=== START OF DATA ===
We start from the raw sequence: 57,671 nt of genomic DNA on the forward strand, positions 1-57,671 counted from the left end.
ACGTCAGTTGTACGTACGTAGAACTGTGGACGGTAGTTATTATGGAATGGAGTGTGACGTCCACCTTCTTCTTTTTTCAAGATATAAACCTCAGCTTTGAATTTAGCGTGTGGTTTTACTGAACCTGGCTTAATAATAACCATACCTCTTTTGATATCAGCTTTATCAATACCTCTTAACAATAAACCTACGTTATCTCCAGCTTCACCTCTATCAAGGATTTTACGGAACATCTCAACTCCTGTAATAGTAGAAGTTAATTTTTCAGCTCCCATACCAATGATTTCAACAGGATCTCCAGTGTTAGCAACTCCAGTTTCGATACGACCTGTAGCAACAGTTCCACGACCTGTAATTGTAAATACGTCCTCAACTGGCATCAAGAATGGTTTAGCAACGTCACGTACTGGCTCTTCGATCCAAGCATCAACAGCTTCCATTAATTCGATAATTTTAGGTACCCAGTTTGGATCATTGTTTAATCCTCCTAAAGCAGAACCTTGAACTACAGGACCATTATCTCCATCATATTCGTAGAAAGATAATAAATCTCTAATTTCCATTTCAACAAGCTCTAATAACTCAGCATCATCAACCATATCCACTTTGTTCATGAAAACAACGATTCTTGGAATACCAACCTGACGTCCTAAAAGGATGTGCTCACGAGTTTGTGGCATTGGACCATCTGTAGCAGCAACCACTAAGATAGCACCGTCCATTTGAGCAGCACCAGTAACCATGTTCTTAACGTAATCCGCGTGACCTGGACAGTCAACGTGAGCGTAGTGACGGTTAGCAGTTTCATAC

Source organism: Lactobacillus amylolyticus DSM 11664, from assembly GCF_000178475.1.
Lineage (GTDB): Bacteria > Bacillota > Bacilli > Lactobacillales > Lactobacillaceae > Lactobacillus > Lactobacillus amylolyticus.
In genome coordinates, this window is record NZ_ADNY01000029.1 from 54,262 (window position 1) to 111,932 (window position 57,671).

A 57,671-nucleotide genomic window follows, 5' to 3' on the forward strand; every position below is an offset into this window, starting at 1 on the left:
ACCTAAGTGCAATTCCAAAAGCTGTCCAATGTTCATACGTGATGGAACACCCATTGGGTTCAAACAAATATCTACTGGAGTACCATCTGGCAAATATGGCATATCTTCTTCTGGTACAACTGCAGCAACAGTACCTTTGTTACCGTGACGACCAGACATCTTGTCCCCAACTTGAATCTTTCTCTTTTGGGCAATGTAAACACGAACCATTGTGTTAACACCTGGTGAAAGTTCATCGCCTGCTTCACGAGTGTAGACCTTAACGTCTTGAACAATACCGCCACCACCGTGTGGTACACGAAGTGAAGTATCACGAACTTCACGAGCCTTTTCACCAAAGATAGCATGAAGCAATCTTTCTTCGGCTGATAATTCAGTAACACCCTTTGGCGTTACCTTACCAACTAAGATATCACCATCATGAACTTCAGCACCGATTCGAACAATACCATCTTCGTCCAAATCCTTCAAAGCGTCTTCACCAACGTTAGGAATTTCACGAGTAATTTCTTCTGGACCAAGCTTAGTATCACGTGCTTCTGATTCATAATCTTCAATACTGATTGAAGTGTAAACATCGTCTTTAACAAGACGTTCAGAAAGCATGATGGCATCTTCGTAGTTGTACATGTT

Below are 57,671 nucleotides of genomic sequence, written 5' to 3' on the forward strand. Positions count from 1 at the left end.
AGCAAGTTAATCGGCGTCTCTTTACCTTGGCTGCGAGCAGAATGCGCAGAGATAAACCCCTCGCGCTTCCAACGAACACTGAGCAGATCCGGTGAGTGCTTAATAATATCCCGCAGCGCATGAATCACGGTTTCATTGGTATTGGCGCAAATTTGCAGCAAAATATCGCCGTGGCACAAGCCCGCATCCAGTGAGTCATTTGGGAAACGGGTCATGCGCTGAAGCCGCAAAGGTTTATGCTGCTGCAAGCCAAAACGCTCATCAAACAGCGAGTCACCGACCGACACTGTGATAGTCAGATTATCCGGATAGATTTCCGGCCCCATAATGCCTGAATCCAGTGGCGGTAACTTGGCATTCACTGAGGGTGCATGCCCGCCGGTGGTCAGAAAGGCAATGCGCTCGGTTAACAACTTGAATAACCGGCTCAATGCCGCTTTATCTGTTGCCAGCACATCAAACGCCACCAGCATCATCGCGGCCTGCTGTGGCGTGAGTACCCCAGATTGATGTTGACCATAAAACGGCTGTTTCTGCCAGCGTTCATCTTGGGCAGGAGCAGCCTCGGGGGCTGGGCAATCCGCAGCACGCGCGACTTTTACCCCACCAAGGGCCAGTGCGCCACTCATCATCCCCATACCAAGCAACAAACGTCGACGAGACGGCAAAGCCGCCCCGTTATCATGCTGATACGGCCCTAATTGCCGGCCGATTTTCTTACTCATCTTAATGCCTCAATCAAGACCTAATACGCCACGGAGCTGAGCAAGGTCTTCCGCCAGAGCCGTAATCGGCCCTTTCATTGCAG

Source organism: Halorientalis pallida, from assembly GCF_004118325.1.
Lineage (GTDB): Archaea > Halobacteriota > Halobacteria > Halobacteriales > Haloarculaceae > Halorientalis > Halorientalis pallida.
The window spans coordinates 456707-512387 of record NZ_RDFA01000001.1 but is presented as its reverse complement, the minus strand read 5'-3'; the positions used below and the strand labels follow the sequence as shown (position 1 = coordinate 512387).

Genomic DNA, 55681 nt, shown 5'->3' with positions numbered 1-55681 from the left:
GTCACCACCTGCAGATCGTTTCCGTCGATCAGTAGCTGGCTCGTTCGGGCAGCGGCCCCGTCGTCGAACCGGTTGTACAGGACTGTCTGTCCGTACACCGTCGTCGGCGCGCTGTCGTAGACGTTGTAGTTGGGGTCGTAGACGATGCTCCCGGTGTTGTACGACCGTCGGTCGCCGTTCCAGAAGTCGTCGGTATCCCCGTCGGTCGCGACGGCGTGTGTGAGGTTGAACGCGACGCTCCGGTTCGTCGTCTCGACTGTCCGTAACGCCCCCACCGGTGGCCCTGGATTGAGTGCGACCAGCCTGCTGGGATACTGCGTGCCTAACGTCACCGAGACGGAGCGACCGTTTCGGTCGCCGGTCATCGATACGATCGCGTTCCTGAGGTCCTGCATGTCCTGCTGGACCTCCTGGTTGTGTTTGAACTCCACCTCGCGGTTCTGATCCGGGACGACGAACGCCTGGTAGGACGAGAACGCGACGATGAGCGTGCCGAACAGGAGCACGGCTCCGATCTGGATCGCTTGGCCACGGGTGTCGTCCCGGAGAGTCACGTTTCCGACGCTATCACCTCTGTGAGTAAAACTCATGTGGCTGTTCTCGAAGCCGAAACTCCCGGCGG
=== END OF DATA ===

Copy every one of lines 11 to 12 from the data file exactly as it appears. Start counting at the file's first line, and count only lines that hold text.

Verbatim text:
Lineage (GTDB): Archaea > Halobacteriota > Halobacteria > Halobacteriales > Haloarculaceae > Halorientalis > Halorientalis pallida.
The window spans coordinates 456707-512387 of record NZ_RDFA01000001.1 but is presented as its reverse complement, the minus strand read 5'-3'; the positions used below and the strand labels follow the sequence as shown (position 1 = coordinate 512387).